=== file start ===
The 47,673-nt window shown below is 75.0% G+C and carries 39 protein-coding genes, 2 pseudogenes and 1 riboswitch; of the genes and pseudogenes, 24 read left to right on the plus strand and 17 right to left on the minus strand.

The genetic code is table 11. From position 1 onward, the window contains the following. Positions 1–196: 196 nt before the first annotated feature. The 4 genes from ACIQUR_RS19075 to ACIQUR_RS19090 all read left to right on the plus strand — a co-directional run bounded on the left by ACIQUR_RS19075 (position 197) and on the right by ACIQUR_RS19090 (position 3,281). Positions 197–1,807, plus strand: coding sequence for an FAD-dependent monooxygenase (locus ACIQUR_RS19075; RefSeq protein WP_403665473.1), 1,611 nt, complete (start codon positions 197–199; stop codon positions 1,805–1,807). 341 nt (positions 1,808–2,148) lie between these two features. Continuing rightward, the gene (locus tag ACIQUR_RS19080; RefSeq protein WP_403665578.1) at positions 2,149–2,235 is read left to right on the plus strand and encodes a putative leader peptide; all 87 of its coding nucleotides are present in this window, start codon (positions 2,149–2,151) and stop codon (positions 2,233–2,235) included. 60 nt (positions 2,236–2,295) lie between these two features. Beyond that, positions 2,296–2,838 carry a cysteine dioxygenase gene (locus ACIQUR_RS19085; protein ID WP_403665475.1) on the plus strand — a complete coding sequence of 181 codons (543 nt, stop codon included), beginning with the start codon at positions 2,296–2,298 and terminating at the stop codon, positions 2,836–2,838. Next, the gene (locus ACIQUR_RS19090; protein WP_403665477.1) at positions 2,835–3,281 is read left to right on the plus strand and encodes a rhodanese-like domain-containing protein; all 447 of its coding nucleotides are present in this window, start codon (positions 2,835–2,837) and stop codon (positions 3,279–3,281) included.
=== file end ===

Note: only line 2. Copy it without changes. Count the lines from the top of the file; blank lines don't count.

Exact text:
The genetic code is table 11. From position 1 onward, the window contains the following. Positions 1–196: 196 nt before the first annotated feature. The 4 genes from ACIQUR_RS19075 to ACIQUR_RS19090 all read left to right on the plus strand — a co-directional run bounded on the left by ACIQUR_RS19075 (position 197) and on the right by ACIQUR_RS19090 (position 3,281). Positions 197–1,807, plus strand: coding sequence for an FAD-dependent monooxygenase (locus ACIQUR_RS19075; RefSeq protein WP_403665473.1), 1,611 nt, complete (start codon positions 197–199; stop codon positions 1,805–1,807). 341 nt (positions 1,808–2,148) lie between these two features. Continuing rightward, the gene (locus tag ACIQUR_RS19080; RefSeq protein WP_403665578.1) at positions 2,149–2,235 is read left to right on the plus strand and encodes a putative leader peptide; all 87 of its coding nucleotides are present in this window, start codon (positions 2,149–2,151) and stop codon (positions 2,233–2,235) included. 60 nt (positions 2,236–2,295) lie between these two features. Beyond that, positions 2,296–2,838 carry a cysteine dioxygenase gene (locus ACIQUR_RS19085; protein ID WP_403665475.1) on the plus strand — a complete coding sequence of 181 codons (543 nt, stop codon included), beginning with the start codon at positions 2,296–2,298 and terminating at the stop codon, positions 2,836–2,838. Next, the gene (locus ACIQUR_RS19090; protein WP_403665477.1) at positions 2,835–3,281 is read left to right on the plus strand and encodes a rhodanese-like domain-containing protein; all 447 of its coding nucleotides are present in this window, start codon (positions 2,835–2,837) and stop codon (positions 3,279–3,281) included.